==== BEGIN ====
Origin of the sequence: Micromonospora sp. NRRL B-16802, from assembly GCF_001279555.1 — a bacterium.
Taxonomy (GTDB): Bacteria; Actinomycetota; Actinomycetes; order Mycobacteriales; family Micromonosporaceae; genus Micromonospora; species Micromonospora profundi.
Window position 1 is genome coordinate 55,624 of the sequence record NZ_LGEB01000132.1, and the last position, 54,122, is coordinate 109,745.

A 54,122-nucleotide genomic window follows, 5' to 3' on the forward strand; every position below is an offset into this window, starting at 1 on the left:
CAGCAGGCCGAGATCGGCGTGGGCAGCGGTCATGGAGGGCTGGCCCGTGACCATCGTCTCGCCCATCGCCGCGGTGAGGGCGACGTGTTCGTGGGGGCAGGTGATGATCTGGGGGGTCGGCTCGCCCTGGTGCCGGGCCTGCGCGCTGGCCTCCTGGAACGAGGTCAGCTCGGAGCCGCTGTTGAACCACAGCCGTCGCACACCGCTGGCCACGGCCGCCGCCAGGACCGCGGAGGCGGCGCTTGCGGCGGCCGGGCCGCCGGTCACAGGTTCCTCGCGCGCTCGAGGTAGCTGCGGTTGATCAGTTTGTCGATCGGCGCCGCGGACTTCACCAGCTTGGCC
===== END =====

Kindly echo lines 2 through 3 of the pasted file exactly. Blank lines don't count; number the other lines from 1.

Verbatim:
Taxonomy (GTDB): Bacteria; Actinomycetota; Actinomycetes; order Mycobacteriales; family Micromonosporaceae; genus Micromonospora; species Micromonospora profundi.
Window position 1 is genome coordinate 55,624 of the sequence record NZ_LGEB01000132.1, and the last position, 54,122, is coordinate 109,745.